Lomachenko was disgusted by the unanimous points return (116-112, 117-111, 119-109) from the judges adjudicating in his October 2020 loss to Lopez and, after leaving the ring swiftly, later revealed a shoulder injury requiring immediate surgery and recuperation. His ring exit was similar to the indignation and contempt expressed by ‘Marvelous’ Marvin Hagler after his 1987 ‘defeat’ to Sugar Ray Leonard and some thought we might not see him inside the four ropes again.
Lomachenko, now 33, remains in the Ring magazine pound for pound ratings at #9 and still boasts a lightweight world ranking and 14-2-0 (10 KO’s) record. His skill set and physical toughness is beyond reproach but is now at an advanced age for the lighter divisions. Nakatini, a year younger, like all Japanese fighters will be tough and as a tall lightweight will provide Loma with plenty of problems.
In a way it’s the ideal comeback for Lomachenko; a test at just below championship level, against a boxer with a respected record who carries some kudos. If, as expected, the Ukrainian is victorious over the 12 rounds, and looks good, then he can expect a title shot next. Lopez may be looking onto bigger things after his self confessed ‘Takeover’ but there will be a clamour for a rematch.
The fight will be televised on Sky Sports in the early hours of Sunday morning (UK time) as part of their new deal with Bob Arum’s Top Rank organisation.
Also Saturday, in Atlanta, Georgia two divisional ‘world’ champion Gervonta ‘Tank’ Davis (24-0, 23 KO’s) challenges Mario ‘El Azteca’ Barrios (26-0, 17 KO’s) for his WBA super-lightweight ‘regular’ title. That the undisputed champion in the 10st/140lb division is Scotland’s Josh Taylor further confuses the casual sports fan (and some boxing fans), but it is what it is.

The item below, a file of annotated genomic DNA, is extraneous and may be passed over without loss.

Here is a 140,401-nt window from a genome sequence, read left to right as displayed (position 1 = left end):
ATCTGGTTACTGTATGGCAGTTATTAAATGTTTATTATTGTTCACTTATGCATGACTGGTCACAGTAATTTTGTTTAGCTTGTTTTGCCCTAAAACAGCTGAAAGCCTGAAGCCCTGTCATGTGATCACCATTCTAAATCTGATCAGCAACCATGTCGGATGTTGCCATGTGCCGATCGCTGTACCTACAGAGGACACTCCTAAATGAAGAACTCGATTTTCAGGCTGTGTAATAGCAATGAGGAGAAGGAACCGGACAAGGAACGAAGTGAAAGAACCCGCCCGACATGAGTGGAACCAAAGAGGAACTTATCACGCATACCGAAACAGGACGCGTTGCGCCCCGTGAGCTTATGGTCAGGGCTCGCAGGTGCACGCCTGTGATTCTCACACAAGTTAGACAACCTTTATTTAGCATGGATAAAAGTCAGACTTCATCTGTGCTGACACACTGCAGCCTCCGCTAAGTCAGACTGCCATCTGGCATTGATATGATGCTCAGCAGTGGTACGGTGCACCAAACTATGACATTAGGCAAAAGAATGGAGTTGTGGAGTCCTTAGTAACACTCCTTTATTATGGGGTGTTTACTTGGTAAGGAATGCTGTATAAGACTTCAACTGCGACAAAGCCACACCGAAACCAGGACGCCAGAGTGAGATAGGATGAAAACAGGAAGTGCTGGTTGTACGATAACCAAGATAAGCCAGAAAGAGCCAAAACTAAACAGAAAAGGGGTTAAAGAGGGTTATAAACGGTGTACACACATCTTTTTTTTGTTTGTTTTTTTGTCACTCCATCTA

In fact, it’s a quality match between two undefeated fighters. Both are ‘bangers’ but Davis should prevail in a tough, competitive contest. The Baltimore native registered the 2020 knockout of the year against Leo Santa Cruz and has the superior power and ring smarts to defeat Barrios. The likely outcome is a narrow points victory in a thrilling fight.
The contest will be available in the UK on the FITE streaming channel as a pay per view event.
The weekend highlights are capped by the appearance of quality WBC flyweight champion Julio Cesar Martinez against Joel Cordova in Guadalajara, Mexico. The fight is co-promoted by hometown boy and #1 pound-for-pound king Saul ‘Canelo’ Alvarez in his new venture, and Eddie Hearn’s Matchroom.
Martinez (17-1-0, 13 KO’s) is being tipped for big things and in Cordova meets a fellow Mexican with 12-4-2 (3 KO’s) record. Whist you never know when two ‘hombres’ meet, this would suggest that Cordova is in deep and a convincing Martinez victory is expected.
The contest will be available on the DAZN streaming platform in the UK.
Take your pick of some quality action this weekend. Enjoy !